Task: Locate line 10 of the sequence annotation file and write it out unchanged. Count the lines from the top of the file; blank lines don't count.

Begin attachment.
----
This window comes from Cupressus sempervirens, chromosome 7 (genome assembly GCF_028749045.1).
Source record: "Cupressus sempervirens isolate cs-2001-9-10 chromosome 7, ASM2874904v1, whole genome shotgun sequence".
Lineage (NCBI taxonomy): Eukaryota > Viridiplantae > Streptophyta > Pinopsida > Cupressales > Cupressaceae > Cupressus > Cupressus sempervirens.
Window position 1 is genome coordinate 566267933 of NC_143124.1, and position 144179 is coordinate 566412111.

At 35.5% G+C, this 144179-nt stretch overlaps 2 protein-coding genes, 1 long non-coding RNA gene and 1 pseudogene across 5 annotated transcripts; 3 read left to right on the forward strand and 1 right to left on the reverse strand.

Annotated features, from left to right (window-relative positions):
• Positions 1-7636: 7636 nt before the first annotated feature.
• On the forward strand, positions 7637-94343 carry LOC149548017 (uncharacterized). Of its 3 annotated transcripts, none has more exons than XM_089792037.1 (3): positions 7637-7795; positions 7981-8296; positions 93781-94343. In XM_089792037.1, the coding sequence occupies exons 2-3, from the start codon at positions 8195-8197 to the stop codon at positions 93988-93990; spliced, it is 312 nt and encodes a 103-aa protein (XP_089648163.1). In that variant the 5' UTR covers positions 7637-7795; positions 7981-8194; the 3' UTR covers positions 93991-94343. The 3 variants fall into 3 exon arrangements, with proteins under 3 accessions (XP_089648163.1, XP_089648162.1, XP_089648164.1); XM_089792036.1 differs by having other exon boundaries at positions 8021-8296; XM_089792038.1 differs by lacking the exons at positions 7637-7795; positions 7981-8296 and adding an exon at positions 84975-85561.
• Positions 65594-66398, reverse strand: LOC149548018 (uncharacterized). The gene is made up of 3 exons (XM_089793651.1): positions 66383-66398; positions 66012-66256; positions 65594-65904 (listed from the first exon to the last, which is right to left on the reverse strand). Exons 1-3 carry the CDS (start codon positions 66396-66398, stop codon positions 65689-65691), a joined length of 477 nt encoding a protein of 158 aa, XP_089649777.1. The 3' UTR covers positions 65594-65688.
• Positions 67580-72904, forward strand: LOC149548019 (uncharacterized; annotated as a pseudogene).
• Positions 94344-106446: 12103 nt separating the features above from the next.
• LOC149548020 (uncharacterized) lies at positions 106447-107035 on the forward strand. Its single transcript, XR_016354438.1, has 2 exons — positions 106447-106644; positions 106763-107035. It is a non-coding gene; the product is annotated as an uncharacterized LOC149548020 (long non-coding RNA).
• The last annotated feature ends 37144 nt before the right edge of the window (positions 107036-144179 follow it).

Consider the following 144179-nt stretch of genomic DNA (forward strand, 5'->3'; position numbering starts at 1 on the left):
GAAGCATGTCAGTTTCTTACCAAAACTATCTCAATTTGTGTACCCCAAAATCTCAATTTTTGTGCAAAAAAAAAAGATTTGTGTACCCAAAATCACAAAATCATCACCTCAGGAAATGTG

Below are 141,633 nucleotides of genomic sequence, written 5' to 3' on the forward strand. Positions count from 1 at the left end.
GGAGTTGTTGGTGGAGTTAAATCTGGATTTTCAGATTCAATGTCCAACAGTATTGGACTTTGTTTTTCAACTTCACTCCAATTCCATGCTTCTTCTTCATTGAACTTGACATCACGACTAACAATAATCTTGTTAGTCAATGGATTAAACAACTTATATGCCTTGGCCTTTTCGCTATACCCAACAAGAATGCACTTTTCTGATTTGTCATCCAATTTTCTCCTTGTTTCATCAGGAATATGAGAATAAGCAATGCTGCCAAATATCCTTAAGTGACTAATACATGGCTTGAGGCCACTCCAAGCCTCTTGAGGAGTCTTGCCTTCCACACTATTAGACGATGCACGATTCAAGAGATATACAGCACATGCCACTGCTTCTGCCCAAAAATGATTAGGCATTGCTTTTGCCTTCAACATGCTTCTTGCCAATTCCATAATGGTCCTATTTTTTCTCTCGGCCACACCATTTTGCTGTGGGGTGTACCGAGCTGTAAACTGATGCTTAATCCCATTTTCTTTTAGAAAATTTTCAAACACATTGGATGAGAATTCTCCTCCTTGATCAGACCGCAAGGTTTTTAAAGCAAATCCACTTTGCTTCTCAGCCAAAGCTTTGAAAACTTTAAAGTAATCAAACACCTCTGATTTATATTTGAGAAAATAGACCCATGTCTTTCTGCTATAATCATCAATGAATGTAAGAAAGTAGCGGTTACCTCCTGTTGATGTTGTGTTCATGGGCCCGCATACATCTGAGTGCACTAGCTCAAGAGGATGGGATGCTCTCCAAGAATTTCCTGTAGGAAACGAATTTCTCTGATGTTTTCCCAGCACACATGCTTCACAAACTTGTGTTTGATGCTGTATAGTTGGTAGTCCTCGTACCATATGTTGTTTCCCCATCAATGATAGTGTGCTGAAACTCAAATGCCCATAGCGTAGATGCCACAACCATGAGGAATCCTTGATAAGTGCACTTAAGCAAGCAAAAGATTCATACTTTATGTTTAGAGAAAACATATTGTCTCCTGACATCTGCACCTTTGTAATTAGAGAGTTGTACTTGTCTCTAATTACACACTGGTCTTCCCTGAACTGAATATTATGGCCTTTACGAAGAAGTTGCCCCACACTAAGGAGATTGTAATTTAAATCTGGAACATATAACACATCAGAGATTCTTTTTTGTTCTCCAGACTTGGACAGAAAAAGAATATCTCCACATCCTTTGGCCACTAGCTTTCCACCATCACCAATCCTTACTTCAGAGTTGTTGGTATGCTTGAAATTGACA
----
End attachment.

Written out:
• Positions 67580-72904, forward strand: LOC149548019 (uncharacterized; annotated as a pseudogene).